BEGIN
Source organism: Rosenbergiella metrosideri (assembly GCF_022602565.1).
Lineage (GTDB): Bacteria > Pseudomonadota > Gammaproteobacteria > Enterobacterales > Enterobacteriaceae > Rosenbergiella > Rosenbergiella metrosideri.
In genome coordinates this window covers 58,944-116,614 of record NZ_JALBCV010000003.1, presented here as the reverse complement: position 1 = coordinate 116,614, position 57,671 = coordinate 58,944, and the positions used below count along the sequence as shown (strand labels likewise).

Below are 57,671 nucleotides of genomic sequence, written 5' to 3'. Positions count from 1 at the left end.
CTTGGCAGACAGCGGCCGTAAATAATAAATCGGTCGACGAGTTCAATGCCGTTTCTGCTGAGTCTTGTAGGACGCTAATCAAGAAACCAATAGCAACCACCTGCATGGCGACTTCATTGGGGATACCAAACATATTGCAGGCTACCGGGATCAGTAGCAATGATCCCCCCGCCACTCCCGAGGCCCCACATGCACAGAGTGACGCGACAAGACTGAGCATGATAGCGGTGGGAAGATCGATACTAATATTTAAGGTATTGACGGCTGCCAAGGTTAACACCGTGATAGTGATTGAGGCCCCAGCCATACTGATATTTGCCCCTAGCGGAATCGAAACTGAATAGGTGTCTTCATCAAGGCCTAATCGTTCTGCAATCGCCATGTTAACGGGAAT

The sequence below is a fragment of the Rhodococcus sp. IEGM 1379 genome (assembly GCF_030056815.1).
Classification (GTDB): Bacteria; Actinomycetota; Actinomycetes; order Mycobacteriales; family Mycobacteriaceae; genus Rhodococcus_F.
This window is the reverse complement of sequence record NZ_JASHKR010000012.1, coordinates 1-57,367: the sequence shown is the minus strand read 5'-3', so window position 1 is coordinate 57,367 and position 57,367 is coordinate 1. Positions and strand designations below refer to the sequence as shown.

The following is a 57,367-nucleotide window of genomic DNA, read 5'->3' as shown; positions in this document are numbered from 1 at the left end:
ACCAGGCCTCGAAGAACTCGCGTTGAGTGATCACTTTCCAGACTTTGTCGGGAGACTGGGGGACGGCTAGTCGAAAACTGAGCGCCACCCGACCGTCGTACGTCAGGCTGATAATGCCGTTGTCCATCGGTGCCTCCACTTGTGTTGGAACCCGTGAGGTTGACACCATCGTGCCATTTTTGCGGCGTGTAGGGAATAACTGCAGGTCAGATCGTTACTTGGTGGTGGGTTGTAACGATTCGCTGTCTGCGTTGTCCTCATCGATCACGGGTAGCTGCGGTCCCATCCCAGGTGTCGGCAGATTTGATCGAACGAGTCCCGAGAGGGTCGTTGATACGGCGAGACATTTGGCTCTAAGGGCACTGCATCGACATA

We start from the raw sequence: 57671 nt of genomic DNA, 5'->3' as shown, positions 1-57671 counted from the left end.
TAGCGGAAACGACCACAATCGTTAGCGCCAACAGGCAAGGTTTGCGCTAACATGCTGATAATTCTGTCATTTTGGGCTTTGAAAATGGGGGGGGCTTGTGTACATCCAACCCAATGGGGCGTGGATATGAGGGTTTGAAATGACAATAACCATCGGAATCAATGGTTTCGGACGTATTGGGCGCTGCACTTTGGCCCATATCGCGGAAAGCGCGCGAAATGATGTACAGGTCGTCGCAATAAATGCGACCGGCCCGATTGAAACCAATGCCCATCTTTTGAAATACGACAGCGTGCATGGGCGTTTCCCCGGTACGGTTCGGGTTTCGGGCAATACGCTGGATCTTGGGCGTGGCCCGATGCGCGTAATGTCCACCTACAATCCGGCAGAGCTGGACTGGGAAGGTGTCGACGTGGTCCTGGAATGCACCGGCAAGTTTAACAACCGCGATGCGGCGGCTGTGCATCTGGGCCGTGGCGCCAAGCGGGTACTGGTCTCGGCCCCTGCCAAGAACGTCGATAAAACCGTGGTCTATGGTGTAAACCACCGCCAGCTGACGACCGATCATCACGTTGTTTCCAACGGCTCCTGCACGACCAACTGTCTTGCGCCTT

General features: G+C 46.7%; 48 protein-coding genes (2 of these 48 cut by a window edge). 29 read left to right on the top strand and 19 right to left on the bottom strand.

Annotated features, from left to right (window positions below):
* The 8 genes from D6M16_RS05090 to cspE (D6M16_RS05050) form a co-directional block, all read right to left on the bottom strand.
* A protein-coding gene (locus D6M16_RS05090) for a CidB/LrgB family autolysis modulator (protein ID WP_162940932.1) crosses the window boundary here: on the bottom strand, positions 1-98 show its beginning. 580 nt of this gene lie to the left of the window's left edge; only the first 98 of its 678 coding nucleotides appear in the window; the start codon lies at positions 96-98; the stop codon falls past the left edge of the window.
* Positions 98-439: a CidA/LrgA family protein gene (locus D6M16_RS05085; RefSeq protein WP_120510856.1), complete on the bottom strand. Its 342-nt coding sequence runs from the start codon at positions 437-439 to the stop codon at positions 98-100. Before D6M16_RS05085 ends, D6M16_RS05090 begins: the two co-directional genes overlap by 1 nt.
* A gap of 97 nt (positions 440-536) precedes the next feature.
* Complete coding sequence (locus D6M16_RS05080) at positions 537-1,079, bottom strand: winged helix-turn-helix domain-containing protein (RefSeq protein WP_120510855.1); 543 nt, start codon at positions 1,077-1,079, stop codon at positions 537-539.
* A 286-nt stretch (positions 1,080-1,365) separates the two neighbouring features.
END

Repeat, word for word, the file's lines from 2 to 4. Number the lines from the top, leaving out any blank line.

Lineage (GTDB): Bacteria > Pseudomonadota > Gammaproteobacteria > Enterobacterales > Enterobacteriaceae > Rosenbergiella > Rosenbergiella metrosideri.
In genome coordinates this window covers 58,944-116,614 of record NZ_JALBCV010000003.1, presented here as the reverse complement: position 1 = coordinate 116,614, position 57,671 = coordinate 58,944, and the positions used below count along the sequence as shown (strand labels likewise).

Below are 57,671 nucleotides of genomic sequence, written 5' to 3'. Positions count from 1 at the left end.